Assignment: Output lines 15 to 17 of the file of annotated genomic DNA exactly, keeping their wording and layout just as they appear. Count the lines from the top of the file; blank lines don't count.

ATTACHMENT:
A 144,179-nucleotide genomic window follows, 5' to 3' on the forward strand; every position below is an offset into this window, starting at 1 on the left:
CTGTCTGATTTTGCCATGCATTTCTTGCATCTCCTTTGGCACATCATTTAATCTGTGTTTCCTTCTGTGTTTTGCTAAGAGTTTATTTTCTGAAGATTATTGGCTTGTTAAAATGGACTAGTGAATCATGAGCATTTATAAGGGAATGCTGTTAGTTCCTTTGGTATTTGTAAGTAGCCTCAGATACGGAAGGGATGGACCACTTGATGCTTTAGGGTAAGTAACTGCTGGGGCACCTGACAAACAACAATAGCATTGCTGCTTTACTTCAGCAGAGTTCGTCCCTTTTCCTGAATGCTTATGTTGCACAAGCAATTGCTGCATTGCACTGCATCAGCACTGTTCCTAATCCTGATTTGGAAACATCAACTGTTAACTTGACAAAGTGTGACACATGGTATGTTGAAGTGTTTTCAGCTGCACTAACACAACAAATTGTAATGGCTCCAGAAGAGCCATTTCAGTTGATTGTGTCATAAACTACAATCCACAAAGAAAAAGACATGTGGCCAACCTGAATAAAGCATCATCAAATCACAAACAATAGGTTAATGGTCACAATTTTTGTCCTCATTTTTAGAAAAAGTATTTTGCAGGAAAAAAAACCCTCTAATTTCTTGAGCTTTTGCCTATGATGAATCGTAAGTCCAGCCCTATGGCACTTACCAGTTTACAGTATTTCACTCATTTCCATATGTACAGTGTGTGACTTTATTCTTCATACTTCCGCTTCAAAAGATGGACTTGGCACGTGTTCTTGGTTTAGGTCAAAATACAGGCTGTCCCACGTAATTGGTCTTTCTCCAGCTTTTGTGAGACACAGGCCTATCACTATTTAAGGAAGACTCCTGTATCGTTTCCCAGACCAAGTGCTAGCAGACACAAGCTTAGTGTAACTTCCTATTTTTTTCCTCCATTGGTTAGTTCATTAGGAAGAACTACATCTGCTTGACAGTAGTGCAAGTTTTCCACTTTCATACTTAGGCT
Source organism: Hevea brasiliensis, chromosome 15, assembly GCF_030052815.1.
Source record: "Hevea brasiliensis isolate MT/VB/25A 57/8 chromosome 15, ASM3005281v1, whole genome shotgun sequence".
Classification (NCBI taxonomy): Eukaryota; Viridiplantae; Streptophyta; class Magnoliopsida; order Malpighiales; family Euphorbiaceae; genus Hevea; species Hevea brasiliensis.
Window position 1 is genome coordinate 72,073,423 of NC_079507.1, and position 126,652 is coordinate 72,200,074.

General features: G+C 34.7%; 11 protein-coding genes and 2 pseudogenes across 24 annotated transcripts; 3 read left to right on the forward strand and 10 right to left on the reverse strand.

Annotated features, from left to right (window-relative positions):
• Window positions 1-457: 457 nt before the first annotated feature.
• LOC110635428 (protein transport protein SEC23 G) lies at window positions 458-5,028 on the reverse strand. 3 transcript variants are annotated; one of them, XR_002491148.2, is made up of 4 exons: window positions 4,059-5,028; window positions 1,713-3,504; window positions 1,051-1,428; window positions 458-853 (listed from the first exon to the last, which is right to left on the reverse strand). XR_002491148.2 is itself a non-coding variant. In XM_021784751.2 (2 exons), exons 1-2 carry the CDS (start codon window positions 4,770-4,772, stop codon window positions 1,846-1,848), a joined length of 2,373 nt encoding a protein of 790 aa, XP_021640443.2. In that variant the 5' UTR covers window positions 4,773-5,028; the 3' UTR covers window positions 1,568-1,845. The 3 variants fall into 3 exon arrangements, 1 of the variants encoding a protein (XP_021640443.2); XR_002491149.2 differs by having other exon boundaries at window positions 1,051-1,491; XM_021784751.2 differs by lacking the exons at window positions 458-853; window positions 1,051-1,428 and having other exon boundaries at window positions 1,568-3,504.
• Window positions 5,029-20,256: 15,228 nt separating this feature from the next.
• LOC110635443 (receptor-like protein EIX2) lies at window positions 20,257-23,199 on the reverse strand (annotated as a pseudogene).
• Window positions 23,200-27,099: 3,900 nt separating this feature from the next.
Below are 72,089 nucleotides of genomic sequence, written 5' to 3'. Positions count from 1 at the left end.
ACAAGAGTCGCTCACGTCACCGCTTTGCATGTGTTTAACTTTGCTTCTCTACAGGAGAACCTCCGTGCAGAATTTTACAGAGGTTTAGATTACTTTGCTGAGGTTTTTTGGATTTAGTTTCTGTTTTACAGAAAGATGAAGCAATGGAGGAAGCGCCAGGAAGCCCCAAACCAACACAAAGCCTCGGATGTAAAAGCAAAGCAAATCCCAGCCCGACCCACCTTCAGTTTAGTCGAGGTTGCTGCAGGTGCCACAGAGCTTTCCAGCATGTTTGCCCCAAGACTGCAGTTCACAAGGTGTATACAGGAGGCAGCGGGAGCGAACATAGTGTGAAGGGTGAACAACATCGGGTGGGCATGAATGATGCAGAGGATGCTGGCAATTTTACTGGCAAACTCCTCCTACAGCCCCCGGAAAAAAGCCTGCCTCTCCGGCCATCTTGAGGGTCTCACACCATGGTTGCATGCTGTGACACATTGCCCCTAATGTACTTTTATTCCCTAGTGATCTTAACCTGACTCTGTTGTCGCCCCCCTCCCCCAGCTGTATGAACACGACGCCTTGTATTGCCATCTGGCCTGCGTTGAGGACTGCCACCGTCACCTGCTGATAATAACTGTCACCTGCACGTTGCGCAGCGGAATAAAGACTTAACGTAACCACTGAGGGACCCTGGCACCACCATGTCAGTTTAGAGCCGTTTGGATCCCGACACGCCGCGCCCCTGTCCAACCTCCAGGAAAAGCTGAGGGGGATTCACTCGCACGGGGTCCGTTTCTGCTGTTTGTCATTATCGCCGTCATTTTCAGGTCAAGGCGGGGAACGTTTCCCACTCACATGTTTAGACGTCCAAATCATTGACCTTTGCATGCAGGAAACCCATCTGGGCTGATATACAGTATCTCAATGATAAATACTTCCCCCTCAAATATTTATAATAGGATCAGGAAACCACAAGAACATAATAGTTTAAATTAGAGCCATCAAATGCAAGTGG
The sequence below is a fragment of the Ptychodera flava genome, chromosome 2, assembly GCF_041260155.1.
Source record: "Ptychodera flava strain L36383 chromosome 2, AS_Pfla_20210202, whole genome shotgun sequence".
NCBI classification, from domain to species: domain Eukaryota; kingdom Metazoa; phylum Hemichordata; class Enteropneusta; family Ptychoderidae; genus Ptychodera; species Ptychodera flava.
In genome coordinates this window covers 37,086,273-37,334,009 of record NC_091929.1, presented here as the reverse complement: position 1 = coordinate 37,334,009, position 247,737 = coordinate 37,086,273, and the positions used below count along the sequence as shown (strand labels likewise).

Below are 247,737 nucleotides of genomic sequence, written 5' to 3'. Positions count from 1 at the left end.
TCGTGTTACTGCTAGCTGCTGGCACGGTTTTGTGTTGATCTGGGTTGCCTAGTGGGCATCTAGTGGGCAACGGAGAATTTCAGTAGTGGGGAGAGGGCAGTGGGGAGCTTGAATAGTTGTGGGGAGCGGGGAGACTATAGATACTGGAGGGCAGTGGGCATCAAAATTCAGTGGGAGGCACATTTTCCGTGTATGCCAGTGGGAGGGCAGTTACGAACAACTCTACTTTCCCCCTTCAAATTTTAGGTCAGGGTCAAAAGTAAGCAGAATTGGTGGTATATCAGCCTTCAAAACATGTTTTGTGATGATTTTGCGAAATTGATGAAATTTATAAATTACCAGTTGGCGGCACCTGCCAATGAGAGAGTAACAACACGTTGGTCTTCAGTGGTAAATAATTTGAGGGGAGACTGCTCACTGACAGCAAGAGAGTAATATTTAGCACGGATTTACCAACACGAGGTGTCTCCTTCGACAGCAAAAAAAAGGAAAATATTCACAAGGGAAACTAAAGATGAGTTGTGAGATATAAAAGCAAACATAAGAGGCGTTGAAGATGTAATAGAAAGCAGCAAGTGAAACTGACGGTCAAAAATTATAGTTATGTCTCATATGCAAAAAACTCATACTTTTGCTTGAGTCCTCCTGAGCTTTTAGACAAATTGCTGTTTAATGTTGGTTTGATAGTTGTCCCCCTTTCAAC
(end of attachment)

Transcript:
ACAAGAGTCGCTCACGTCACCGCTTTGCATGTGTTTAACTTTGCTTCTCTACAGGAGAACCTCCGTGCAGAATTTTACAGAGGTTTAGATTACTTTGCTGAGGTTTTTTGGATTTAGTTTCTGTTTTACAGAAAGATGAAGCAATGGAGGAAGCGCCAGGAAGCCCCAAACCAACACAAAGCCTCGGATGTAAAAGCAAAGCAAATCCCAGCCCGACCCACCTTCAGTTTAGTCGAGGTTGCTGCAGGTGCCACAGAGCTTTCCAGCATGTTTGCCCCAAGACTGCAGTTCACAAGGTGTATACAGGAGGCAGCGGGAGCGAACATAGTGTGAAGGGTGAACAACATCGGGTGGGCATGAATGATGCAGAGGATGCTGGCAATTTTACTGGCAAACTCCTCCTACAGCCCCCGGAAAAAAGCCTGCCTCTCCGGCCATCTTGAGGGTCTCACACCATGGTTGCATGCTGTGACACATTGCCCCTAATGTACTTTTATTCCCTAGTGATCTTAACCTGACTCTGTTGTCGCCCCCCTCCCCCAGCTGTATGAACACGACGCCTTGTATTGCCATCTGGCCTGCGTTGAGGACTGCCACCGTCACCTGCTGATAATAACTGTCACCTGCACGTTGCGCAGCGGAATAAAGACTTAACGTAACCACTGAGGGACCCTGGCACCACCATGTCAGTTTAGAGCCGTTTGGATCCCGACACGCCGCGCCCCTGTCCAACCTCCAGGAAAAGCTGAGGGGGATTCACTCGCACGGGGTCCGTTTCTGCTGTTTGTCATTATCGCCGTCATTTTCAGGTCAAGGCGGGGAACGTTTCCCACTCACATGTTTAGACGTCCAAATCATTGACCTTTGCATGCAGGAAACCCATCTGGGCTGATATACAGTATCTCAATGATAAATACTTCCCCCTCAAATATTTATAATAGGATCAGGAAACCACAAGAACATAATAGTTTAAATTAGAGCCATCAAATGCAAGTGG
The sequence below is a fragment of the Ptychodera flava genome, chromosome 2, assembly GCF_041260155.1.
Source record: "Ptychodera flava strain L36383 chromosome 2, AS_Pfla_20210202, whole genome shotgun sequence".